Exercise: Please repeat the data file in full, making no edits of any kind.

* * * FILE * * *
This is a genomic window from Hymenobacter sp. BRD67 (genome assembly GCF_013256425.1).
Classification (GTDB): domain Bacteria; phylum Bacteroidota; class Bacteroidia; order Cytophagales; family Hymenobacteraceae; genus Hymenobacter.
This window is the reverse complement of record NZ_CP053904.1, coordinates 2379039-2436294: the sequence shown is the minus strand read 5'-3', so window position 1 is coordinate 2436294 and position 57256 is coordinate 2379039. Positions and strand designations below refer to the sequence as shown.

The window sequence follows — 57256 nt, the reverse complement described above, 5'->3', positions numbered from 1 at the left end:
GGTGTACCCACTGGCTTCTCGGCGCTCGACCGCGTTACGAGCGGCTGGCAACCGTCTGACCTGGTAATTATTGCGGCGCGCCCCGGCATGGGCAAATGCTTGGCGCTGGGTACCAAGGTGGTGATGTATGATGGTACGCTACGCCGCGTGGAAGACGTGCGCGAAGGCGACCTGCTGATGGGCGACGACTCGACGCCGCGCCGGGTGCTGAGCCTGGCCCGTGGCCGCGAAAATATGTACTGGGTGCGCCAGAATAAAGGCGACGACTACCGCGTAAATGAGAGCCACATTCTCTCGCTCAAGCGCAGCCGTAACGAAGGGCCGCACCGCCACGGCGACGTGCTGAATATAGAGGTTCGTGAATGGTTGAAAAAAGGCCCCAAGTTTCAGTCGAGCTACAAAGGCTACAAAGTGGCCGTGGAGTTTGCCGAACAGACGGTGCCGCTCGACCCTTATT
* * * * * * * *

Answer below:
This is a genomic window from Hymenobacter sp. BRD67 (genome assembly GCF_013256425.1).
Classification (GTDB): domain Bacteria; phylum Bacteroidota; class Bacteroidia; order Cytophagales; family Hymenobacteraceae; genus Hymenobacter.
This window is the reverse complement of record NZ_CP053904.1, coordinates 2379039-2436294: the sequence shown is the minus strand read 5'-3', so window position 1 is coordinate 2436294 and position 57256 is coordinate 2379039. Positions and strand designations below refer to the sequence as shown.

The window sequence follows — 57256 nt, the reverse complement described above, 5'->3', positions numbered from 1 at the left end:
GGTGTACCCACTGGCTTCTCGGCGCTCGACCGCGTTACGAGCGGCTGGCAACCGTCTGACCTGGTAATTATTGCGGCGCGCCCCGGCATGGGCAAATGCTTGGCGCTGGGTACCAAGGTGGTGATGTATGATGGTACGCTACGCCGCGTGGAAGACGTGCGCGAAGGCGACCTGCTGATGGGCGACGACTCGACGCCGCGCCGGGTGCTGAGCCTGGCCCGTGGCCGCGAAAATATGTACTGGGTGCGCCAGAATAAAGGCGACGACTACCGCGTAAATGAGAGCCACATTCTCTCGCTCAAGCGCAGCCGTAACGAAGGGCCGCACCGCCACGGCGACGTGCTGAATATAGAGGTTCGTGAATGGTTGAAAAAAGGCCCCAAGTTTCAGTCGAGCTACAAAGGCTACAAAGTGGCCGTGGAGTTTGCCGAACAGACGGTGCCGCTCGACCCTTATT